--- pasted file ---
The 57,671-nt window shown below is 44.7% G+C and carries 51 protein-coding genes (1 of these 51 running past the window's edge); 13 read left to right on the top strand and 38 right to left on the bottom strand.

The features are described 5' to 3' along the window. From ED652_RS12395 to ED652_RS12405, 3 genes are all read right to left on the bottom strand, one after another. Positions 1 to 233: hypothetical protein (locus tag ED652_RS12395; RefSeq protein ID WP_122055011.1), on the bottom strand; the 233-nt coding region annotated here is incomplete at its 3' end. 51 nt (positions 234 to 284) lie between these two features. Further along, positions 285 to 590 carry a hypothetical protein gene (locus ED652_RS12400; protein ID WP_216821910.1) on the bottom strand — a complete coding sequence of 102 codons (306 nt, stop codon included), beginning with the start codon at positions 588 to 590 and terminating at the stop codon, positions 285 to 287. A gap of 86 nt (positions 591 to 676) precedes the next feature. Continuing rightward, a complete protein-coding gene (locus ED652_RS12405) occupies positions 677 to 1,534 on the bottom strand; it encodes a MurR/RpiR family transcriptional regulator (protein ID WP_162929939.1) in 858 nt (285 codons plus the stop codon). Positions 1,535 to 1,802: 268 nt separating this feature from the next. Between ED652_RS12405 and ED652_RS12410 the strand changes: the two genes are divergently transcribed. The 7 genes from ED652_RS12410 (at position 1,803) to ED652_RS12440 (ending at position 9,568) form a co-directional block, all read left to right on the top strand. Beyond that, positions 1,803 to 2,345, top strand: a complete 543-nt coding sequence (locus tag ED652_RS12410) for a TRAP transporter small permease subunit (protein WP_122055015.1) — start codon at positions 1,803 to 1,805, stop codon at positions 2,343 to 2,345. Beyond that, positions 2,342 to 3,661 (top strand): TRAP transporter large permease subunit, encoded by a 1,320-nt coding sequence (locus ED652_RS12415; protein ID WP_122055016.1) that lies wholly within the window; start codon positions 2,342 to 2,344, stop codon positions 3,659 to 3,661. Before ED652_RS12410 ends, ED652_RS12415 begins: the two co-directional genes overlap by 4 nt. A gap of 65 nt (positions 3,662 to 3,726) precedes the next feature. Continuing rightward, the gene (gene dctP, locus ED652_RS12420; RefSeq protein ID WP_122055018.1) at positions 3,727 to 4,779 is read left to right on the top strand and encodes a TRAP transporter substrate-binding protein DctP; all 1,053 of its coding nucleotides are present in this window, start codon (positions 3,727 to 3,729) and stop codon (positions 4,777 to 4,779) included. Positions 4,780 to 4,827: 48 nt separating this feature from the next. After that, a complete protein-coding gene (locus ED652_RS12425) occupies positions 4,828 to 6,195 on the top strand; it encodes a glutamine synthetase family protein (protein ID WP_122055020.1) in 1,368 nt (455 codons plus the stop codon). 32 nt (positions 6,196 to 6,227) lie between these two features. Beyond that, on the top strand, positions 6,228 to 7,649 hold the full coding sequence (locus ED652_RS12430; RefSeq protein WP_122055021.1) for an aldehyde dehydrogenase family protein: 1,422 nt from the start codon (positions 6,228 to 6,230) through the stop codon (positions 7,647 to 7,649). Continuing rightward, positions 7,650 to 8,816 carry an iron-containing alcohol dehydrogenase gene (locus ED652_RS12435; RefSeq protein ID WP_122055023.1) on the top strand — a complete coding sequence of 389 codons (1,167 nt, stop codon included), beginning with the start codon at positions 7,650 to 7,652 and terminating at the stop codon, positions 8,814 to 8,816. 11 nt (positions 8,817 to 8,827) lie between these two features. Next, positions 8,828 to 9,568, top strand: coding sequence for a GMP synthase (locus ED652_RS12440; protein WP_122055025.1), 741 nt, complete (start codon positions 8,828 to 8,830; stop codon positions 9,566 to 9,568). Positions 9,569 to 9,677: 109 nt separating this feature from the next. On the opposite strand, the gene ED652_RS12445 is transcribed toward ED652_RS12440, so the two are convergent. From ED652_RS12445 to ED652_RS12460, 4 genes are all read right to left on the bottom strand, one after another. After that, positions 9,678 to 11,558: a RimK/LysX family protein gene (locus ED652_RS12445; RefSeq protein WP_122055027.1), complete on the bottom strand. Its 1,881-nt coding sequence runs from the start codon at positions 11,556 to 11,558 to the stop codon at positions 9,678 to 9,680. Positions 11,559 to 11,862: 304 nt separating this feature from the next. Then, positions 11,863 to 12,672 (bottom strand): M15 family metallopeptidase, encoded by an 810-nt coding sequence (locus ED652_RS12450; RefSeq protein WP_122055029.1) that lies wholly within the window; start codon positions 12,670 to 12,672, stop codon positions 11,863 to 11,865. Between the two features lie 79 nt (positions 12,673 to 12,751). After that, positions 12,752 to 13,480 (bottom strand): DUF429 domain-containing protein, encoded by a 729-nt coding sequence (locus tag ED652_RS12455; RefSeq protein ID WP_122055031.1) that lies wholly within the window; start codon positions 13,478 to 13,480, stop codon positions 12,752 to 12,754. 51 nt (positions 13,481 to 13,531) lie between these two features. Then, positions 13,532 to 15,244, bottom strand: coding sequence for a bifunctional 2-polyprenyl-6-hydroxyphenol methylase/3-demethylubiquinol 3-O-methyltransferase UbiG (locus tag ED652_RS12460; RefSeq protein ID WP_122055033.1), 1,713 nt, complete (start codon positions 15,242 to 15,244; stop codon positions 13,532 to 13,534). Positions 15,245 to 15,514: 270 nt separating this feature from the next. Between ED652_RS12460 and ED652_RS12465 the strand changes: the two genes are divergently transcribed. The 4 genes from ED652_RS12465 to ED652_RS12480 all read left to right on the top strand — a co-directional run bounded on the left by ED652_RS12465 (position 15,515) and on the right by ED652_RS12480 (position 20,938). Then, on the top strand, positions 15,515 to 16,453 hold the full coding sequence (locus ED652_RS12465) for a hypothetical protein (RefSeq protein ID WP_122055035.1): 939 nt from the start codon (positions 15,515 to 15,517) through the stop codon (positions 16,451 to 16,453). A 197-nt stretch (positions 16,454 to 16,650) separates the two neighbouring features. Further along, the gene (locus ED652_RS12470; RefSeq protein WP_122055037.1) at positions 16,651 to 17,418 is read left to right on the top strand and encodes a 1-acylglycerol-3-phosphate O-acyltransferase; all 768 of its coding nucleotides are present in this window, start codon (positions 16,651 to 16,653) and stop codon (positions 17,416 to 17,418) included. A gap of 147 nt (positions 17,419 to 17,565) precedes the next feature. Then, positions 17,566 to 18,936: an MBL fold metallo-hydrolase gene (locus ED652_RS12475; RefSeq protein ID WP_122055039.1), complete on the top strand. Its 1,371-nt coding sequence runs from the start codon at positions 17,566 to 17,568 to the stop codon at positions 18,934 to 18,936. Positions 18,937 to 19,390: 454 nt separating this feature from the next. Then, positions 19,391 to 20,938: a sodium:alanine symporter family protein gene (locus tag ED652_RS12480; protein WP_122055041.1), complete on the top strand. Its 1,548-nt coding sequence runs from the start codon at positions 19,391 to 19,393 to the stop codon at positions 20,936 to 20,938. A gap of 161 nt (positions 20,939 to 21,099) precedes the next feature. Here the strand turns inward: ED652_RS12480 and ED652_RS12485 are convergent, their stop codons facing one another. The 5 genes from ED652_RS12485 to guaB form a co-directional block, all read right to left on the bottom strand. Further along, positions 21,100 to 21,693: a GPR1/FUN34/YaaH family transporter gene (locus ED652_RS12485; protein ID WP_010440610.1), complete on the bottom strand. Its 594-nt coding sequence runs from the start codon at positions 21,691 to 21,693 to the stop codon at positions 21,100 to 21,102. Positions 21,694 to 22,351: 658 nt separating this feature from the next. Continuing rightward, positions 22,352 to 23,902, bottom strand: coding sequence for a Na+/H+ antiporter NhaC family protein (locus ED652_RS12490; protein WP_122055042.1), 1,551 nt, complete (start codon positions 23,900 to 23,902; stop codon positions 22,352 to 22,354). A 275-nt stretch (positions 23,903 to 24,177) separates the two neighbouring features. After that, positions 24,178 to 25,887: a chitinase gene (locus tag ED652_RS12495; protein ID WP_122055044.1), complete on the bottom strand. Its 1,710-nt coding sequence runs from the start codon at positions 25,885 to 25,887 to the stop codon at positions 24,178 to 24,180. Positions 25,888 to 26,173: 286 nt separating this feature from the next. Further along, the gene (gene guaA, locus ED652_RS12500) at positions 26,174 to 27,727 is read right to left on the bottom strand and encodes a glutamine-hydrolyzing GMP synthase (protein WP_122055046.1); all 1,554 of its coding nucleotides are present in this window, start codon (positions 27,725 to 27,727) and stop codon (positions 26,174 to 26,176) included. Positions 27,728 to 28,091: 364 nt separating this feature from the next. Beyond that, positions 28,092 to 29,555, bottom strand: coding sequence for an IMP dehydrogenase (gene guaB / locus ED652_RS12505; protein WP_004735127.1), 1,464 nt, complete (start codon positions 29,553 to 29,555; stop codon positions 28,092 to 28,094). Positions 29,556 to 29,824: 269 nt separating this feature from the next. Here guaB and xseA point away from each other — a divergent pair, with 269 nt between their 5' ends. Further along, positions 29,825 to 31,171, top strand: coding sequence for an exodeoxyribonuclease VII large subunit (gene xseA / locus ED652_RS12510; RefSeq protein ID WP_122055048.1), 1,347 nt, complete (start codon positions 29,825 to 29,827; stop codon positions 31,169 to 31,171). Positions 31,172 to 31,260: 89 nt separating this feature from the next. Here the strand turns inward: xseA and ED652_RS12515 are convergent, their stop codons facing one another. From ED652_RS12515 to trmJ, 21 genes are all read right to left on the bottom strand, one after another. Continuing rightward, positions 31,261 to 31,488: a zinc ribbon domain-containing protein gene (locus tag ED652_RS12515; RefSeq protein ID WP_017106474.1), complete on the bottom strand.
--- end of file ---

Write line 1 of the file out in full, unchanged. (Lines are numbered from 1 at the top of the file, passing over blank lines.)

The 57,671-nt window shown below is 44.7% G+C and carries 51 protein-coding genes (1 of these 51 running past the window's edge); 13 read left to right on the top strand and 38 right to left on the bottom strand.